TriPod: New Orleans @ 300

Team New Orleans, US Army Corps of Engineers [CC BY 2.0 (http://creativecommons.org/licenses/by/2.0)], via Wikimedia Commons

NOLA vs Nature: Building The Industrial Canal

Tripod’s NOLA versus Nature series returns with a story of the construction of the Industrial Canal. Host Laine Kaplan-Levenson looks at the ways this massive infrastructure project was invasive, above and below ground. Hear the Part I on Sauve's Crevasse and Part II on Baldwin Wood .

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ALL THINGS NEW ORLEANS

Goodbye, Mr. Okra: New Orleans Remembers Its Singing Vegetable Vendor

Remember how happy you were as a kid to hear the distant music of the ice cream truck get louder as it drove closer to your block? Residents of New Orleans would get that feeling when they heard the song of local produce vendor Mr. Okra, who drove up and down the streets of the city, hawking his wares. "I have the mango, I have spinach, I have yellow squash, corn on the cob," he'd chant in rhythm from a PA system attached to the roof of his bright red pick-up truck. "I have eggplant, I have...

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How Immigration Could Motivate Democrats In 2018

Last week was supposed to be a pivotal moment for an immigration deal. But despite days of debate and numerous proposals, senators were not able to pass a concrete immigration solution. Four separate immigration measures failed in the Senate . Part of the conundrum is that President Trump seems unwilling to sign any bill that does not include a commitment to narrowing legal immigration, after originally saying he would pass any bill that lawmakers could agree on. If Congress does not come up...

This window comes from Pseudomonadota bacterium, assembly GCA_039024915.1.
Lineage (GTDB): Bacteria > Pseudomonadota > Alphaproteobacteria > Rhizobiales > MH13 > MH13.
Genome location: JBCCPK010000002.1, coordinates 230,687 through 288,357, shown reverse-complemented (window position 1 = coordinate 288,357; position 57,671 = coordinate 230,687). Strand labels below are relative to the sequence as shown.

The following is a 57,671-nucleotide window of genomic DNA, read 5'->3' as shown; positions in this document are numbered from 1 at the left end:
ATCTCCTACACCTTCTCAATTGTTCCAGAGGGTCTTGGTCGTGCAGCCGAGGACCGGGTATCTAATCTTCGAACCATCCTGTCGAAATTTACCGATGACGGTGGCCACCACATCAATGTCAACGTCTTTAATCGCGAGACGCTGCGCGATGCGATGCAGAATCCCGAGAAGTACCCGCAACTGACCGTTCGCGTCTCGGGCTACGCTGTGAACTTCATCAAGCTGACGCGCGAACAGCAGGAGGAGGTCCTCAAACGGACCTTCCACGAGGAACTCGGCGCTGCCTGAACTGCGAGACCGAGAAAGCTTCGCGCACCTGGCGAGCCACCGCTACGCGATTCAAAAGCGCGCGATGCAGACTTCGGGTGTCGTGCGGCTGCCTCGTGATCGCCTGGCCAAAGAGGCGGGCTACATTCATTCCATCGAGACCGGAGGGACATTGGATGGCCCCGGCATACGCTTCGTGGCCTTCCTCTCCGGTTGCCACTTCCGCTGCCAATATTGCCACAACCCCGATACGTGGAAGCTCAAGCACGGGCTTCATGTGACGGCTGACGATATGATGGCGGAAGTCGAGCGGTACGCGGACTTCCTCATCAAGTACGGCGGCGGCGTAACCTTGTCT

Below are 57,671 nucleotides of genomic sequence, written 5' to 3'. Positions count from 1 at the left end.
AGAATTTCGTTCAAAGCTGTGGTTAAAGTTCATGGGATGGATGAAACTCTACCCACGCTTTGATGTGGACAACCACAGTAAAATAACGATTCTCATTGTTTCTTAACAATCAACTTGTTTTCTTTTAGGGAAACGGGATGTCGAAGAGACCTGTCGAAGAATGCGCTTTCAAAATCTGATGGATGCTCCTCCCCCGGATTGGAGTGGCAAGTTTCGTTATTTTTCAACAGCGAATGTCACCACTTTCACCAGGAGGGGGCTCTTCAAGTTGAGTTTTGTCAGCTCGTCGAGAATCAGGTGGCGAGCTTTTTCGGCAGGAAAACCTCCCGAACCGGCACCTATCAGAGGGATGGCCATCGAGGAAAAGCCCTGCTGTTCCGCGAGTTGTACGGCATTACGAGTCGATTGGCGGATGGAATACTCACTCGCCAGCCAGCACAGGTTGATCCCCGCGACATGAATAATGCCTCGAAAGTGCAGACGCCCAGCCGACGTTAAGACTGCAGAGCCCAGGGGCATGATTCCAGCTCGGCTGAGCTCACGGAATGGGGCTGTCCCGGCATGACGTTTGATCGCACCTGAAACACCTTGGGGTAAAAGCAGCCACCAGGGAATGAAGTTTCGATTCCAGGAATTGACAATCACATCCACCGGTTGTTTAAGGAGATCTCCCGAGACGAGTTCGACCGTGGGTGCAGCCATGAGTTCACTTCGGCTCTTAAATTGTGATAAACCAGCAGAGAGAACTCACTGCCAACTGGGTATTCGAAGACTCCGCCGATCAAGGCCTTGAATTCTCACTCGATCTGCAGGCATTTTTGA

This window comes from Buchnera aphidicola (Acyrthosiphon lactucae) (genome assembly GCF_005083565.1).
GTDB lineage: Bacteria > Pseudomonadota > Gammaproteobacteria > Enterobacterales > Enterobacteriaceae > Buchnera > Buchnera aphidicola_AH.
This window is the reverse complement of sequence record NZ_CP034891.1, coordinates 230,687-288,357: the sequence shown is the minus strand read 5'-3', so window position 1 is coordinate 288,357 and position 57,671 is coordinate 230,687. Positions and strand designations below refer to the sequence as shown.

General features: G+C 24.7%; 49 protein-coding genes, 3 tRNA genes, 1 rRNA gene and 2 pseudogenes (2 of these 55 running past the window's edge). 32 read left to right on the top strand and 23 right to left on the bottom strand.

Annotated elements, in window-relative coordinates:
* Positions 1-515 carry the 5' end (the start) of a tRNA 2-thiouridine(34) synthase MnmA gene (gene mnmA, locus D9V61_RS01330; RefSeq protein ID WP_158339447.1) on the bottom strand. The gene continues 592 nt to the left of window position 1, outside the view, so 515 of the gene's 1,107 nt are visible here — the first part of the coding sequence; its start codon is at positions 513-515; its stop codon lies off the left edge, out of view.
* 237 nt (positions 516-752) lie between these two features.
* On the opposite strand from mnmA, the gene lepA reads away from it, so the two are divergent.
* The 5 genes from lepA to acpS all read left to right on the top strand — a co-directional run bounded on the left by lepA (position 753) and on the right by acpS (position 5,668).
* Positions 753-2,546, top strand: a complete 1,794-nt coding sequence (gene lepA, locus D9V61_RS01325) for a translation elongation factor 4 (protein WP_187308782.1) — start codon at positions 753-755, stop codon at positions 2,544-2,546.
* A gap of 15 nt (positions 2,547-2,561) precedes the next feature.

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Excerpts from the medieval musical, "The Play of Robin and Marion", is featured on this Continuum. Composed by the 13th century trouvère Adam de la Halle, this pastoral work is considered by some to be one of the first operas written. The recording is an historic live performance given in 1984 by musicians of the Schola Cantorum Basiliensis, the famous early music school in Basel, Switzerland. CD is "Le Jeu de Robin et Marion", Focus 913.

Michael Maples / U.S. Army Corps of Engineers

This week on the Coastal News Roundup: Louisiana files a lawsuit against the Army Corps of Engineers, how the latest federal budget could speed up sediment diversions and a pair of pollution-related settlements.

On this week's edition of All Things New Orleans, we'll talk about Pop Up Magazine's Winter Issue tour with Brittany Luse & Eric Eddings; hosts of Gimlet's podcast, The Nod.  Then, Tegan Wendland chats with The Lens' Della Hasselle about a state report to help coastal communities. 

American Routes Shortcuts: Ben Jaffe

Feb 16, 2018
Ben Jaffe
American Routes

Ben Jaffe grew up in Preservation Hall, surrounded by jazz legends, immersed in the musical traditions his parents fought to preserve. He marched in Mardi Gras parades and jazz funerals, and toured the country with the Preservation Hall Jazz Band, honing his chops as a bass and tuba player. 

Crawfish is more than a meal in Louisiana. It's a way of life.
Ian McNulty

No matter what else you put into your crawfish boil, one crucial ingredient is patience. That’s what enforces the proper timing for soaking, boiling and resting the mudbugs, even when everyone is ready to eat, clutching their koozies and staring at the pot.